Has the disruption of digital media gone too far?
In today’s blog the disruption that the introduction of digital media has cased will be discussed. We will look at whether the disruption has gone too far when impacting the sporting industry.
When looking into the disruption that the digital revolution has caused, some refer to it as the obliteration of older media through the replacement of newer digital media (Thorburn and Jenkins, 2004). However, it was inevitable that they would converge whilst newer media are seen to imitate and remediate what past media did before therefore the traditional processes may simply just be seen through digital formats now (Thorburn and Jenkins, 2004).
A major disruption within the sport industry is the pirated streaming, which is the process of offering an illegal stream at a lower price than what is being offered to consume through TV broadcasted channels (David and Milward, 2012; Ludvigsen and Petersen-Wagner, 2022). An example of this, is the English Premier League can be offered via online streams which can only be accessed via VPN and/or small subscription fee, this is similar to the majority of popular sports. However, this can impact the major corporations like BT Sport and SkySport who have invested so much into their TV sport package deals to be undertaken by pirated streams.
Therefore, in terms of disruption, digital media has totally changed the way in which sport is consumed on a global scale. From reading about it after the event to being able to watch games from anywhere at any time through a phone, whilst also being able to access so much more information via the internet.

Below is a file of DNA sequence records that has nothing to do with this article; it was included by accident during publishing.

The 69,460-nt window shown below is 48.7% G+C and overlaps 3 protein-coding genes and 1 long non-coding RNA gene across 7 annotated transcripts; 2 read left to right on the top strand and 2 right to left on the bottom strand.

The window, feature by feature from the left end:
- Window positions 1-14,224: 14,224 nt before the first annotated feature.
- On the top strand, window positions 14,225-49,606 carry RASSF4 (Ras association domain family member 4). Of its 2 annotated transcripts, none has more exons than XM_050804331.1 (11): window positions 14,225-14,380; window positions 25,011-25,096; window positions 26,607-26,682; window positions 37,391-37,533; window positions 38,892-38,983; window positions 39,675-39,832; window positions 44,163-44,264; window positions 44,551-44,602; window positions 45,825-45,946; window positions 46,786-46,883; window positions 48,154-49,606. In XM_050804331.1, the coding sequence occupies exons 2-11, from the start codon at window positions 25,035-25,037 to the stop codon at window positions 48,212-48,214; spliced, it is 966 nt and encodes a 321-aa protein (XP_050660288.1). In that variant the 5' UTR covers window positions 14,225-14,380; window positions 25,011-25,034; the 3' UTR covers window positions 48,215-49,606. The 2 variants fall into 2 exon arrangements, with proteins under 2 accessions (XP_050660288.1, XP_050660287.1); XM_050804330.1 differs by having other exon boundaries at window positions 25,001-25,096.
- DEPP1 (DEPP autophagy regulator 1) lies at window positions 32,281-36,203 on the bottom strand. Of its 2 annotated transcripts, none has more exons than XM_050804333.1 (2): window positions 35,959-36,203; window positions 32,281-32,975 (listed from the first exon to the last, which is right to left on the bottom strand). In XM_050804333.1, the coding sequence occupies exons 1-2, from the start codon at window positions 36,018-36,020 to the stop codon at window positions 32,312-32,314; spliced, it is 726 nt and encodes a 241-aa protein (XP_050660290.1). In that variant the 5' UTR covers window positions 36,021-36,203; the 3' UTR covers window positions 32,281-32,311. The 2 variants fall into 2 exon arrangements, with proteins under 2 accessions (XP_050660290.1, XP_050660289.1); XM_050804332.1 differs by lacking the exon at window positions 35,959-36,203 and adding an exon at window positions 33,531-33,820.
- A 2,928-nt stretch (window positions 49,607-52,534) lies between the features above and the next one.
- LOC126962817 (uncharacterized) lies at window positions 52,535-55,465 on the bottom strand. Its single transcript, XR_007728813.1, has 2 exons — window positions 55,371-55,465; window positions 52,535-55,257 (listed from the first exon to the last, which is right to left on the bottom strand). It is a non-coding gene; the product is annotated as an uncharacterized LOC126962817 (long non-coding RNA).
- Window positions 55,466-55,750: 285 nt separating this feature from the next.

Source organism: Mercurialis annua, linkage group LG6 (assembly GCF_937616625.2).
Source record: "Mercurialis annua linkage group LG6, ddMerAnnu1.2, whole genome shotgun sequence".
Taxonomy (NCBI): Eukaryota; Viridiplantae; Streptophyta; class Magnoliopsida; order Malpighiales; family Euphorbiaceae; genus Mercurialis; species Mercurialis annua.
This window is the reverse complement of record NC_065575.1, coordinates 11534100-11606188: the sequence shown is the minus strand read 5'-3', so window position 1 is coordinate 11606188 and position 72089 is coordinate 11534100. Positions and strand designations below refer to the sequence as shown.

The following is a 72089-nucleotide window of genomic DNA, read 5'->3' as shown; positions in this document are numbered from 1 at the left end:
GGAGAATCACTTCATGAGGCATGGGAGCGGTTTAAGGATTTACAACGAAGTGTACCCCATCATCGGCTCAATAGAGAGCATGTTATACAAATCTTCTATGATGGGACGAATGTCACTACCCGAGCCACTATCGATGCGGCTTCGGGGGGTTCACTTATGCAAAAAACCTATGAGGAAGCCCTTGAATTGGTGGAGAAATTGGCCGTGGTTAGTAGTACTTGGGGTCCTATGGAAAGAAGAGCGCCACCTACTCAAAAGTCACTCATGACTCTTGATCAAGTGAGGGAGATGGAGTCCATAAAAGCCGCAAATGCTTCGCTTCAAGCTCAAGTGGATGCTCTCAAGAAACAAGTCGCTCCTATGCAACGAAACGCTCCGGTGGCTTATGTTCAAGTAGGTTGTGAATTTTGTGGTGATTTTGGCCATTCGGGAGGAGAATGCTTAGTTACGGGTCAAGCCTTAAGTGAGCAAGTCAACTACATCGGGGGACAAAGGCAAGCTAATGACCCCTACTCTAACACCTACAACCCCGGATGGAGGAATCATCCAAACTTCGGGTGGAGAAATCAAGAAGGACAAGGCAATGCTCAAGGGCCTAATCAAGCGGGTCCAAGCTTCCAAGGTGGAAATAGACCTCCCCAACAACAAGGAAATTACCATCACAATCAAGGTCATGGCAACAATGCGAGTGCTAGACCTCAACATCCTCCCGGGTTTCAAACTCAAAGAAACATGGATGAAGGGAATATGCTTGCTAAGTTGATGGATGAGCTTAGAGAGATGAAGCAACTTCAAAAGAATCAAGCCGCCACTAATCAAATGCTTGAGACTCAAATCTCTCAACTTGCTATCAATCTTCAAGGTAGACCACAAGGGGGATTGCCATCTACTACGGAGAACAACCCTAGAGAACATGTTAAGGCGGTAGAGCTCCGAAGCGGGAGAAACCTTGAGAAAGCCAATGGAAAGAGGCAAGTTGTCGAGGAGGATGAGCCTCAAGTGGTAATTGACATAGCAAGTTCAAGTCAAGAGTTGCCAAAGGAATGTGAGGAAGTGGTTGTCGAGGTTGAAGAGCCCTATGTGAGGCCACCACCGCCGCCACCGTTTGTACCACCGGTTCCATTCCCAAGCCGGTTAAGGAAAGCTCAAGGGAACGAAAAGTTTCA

However, this digitalisation of sport has led to the relationship between sport and the media developing more through the monetisation and gamblification. According to Lopez-Gonzalez and Griffiths (2018) there are distinct industries that are all converging by sharing information and data whilst also using transmedia consumption; sport, social media and gambling/gaming. Lopez-Gonzalez and Griffiths (2018) highlight three distinct areas of this convergence:
- Digital integration: social gaming, using real money to win/buy virtual items. Immersive reality such as virtual horse racing.
- Sporting integration: links to fantasy leagues
- Gambling integration: in-venue
These three areas are all showing how much sport and the media rely on one another as without coverage (especially digital), there would be no/less fans, who therefore cannot bet on live games (Lopez-Gonzalez and Griffiths, 2018). And the vice versa, if there is no media, then the sport companies and broadcasting companies would die, along with gambling and gaming companies. Therefore, the disruption of digital media has led to the sporting industry becoming a money-making business, rather than focused on the sport and participation like the traditional ways.